Tronc Inc., the newspaper publisher with a flair for the dramatic, is at the center of yet another power struggle. Once again, shareholders may wind up as collateral damage.
Late Thursday, Tronc disclosed that it had struck a deal to neutralize Oaktree Capital Management, one of the most outspoken critics of its just-say-no campaign last year against would-be acquirer Gannett Co., by buying out its remaining shares and locking up a standstill provision. As the cherry on top, Tronc agreed to let Chairman Michael Ferro increase his stake to 30 percent -- well above the 20 percent threshold outlined in the shareholder rights plan the company adopted last May. This comes as Tronc boots its second-largest holder, biotechnology billionaire Patrick Soon-Shiong, off the board.
There's a lot going on here but the effect is twofold: First, Tronc has just made it significantly more difficult for Gannett or any other buyer to try again for a deal. But also, the boardroom dispute clouds its proposition for creating more value on its own than what Gannett had offered.
Soon-Shiong came on the scene at Tronc via an equity issuance that helped shore up its defenses against Gannett. His "unparalleled technology experience" was meant to be an asset as Tronc, formerly known as Tribune Publishing, invested in artificial intelligence and video as a means to milk more money from its content. He and Ferro had already been buying up blocks of shares from previously dissident shareholders, leaving them with stakes of close to 25 percent apiece going into Thursday. Soon-Shiong's trades and their proximity to the company's earnings release date are reportedly one reason why the board decided not to renominate him. He was also apparently "disruptive."
Soon-Shiong agreed in the final days of February to buy shares from Oaktree and activist investor HG Vora. He bought additional stock on the open market between Nov. 23 and Feb. 17. It's not clear why the timing of Soon-Shiong's trades was problematic for Tronc, but Ferro's agreement to buy a different chunk of stock from HG Vora in late December wasn't. Soon-Shiong, for his part, maintains he and other board members had an agreement that let them acquire shares as long as they weren’t in possession of material, non-public information.
It's also unclear how Soon-Shiong was "disruptive." Did he balk at the idea of a $100 million takeover bid for celebrity-gossip magazine Us Weekly? The financial payoff did look debatable. Or were his reported protests over Ferro's use of corporate assets the problem? According to Tronc's annual filing, it paid $2.7 million to cover executives' use of a private jet. That's even as Tronc said it eliminated more than $50 million in expenses via headcount reduction last year. Recall as well the pricey and arguably unnecessary California relocation package for CEO Justin Dearborn.
Maybe there were other issues, but sometimes a little disruption is a good thing, particularly on a board that's already been accused by shareholders of acting in its self-interest.
Oaktree Capital's latest share sale deal with Tronc values its holdings at $15 apiece, which is what HG Vora got for its divestments to both Ferro and Soon-Shiong. Notably, that's in line with Gannett's last public offer of $15, which Tronc rejected as "clearly inadequate as a control investment." Good for HG Vora and Oaktree that they locked in premiums when they could, but where does this leave everyone else? (The shares closed Thursday at $13.16.)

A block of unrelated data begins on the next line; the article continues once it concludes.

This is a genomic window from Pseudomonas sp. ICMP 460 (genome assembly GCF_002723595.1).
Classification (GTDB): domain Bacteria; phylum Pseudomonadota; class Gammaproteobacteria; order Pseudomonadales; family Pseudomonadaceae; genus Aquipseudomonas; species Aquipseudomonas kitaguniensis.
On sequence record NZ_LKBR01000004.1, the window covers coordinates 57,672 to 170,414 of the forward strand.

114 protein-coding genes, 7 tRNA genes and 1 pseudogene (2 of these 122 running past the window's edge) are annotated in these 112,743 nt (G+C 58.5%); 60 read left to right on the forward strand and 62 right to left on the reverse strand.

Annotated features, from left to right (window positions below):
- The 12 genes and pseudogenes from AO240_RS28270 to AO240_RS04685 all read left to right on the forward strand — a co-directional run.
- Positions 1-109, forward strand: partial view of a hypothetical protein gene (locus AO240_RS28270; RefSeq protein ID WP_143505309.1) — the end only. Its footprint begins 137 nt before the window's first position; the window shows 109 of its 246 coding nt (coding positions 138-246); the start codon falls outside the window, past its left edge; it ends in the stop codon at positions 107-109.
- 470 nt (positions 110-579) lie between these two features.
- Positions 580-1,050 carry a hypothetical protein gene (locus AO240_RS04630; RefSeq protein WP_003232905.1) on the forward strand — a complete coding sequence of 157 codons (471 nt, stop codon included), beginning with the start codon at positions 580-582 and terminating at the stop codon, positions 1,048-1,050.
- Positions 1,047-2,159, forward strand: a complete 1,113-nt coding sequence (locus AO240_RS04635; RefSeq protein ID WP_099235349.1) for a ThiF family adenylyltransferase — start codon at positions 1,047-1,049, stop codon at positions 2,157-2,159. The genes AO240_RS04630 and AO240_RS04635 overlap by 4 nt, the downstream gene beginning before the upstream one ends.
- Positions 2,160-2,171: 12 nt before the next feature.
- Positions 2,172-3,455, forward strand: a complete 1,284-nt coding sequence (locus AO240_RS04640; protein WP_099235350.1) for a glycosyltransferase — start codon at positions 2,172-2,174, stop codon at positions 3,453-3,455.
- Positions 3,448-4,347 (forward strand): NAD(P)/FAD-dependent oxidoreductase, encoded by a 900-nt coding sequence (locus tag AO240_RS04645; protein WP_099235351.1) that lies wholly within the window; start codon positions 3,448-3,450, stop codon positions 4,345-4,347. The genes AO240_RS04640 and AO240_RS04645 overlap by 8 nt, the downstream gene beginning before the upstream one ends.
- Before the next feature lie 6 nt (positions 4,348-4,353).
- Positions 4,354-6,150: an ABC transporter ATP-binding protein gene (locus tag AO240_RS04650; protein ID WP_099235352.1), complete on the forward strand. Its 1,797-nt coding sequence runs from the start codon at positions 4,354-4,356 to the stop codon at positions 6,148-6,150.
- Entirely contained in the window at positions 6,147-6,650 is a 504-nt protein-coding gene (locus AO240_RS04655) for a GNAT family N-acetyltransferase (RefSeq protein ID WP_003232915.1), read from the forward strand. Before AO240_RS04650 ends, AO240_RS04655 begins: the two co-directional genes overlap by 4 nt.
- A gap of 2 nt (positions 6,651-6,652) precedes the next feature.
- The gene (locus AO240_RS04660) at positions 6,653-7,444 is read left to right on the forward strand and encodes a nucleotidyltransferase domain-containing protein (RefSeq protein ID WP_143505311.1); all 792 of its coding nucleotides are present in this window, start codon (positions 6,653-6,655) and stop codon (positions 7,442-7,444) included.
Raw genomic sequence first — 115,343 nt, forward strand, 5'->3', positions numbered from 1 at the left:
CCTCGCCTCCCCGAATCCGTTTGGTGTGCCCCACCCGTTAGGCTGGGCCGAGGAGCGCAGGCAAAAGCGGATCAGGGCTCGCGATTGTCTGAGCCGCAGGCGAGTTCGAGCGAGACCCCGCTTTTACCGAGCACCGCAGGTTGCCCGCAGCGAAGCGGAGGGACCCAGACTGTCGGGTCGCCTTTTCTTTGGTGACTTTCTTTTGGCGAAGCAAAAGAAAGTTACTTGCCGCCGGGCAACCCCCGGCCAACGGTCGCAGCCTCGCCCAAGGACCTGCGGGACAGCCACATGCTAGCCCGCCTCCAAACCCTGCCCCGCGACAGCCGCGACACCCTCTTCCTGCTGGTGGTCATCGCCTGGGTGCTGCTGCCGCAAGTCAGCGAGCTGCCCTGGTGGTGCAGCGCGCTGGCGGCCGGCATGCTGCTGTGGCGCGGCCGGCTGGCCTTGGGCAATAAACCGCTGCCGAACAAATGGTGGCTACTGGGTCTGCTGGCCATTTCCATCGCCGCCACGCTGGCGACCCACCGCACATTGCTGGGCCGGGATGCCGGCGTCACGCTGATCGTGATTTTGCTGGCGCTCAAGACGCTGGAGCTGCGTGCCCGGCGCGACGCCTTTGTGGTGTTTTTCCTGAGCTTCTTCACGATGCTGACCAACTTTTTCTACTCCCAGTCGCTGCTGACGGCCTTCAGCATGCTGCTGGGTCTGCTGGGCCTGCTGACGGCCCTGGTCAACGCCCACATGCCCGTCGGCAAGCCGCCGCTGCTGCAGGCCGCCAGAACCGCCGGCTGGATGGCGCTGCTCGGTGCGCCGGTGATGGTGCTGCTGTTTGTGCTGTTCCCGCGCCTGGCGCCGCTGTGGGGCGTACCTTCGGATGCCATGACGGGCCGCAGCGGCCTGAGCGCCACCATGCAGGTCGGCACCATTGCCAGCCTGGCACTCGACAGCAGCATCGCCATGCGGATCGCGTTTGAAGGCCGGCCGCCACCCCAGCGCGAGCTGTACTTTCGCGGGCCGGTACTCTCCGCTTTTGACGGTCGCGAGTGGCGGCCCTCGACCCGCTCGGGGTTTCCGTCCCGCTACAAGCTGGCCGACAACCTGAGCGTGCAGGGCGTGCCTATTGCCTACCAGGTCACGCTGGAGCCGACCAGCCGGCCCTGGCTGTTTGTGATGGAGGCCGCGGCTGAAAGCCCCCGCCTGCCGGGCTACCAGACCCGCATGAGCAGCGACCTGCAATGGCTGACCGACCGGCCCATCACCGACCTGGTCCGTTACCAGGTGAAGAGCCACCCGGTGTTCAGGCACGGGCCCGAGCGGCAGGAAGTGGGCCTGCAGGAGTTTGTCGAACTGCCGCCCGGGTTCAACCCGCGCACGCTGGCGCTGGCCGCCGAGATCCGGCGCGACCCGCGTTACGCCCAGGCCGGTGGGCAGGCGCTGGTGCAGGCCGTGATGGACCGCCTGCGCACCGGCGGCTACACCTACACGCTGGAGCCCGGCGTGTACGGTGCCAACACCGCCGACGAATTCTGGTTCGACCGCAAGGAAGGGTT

The odds of Gannett returning with a full takeover bid are looking slim in the short term as the company grapples with its own set of issues, such as almost half its market value being erased over the past year, and as Tronc becomes more entrenched with inside ownership. Soon-Shiong says he wants the right to raise his stake to 30 percent as well -- a fair ask -- but the chances of him mounting a successful buyout effort right now may also be low without support from the board and little means to wage a proxy fight at the April 18 annual meeting.
To Ferro's credit, Tronc has improved adjusted Ebitda and cut down expenses, even with those private-jet bills. But getting the company's stand-alone stock price back up to the $18 range that Gannett reportedly offered in the final stages will likely require some kind of rebound in revenue. Sales declined 4 percent in 2016. Acquisitions may help, but for both Tronc and Gannett the extra revenue infusion has tended to be more of a Band-Aid than a long-term solution.
This artificial intelligence push was supposed to break Tronc out of that pattern, but it was always debatable how effective that would be and looks more risky with Soon-Shiong now estranged from corporate decision-making. It was surprising that Tronc chose to license the Washington Post's digital publishing platform rather than build its own.
As Tronc consolidates power around Ferro and big critical outside investors exit, small shareholders lack a strong advocate and potentially could be left without the same payout those larger investors were able to lock up. They deserve answers on what exactly went down with Soon-Shiong and what comes next for Tronc. As Soon-Shiong's spokesman put it, "all shareholders should be treated the same.”
This column does not necessarily reflect the opinion of Bloomberg LP and its owners.
Soon-Shiong agreed to acquire a block of shares from HG Vora on Feb. 24 and then agreed to buy a chunk of Oaktree's stake on Feb. 28, per regulatory filings. Ferro's Merrick Venture Management acquired shares from HG Vora on Dec. 23. Tronc's fourth quarter ran from Sept. 25 to Dec. 25 and it reported results on Feb. 22.
The aircraft use was first reported earlier this month by media analyst and Thestreet.com contributor Ken Doctor.
Oak tree got slightly less -- $14.60 -- when it sold a chunk of shares to Soon-Shiong.
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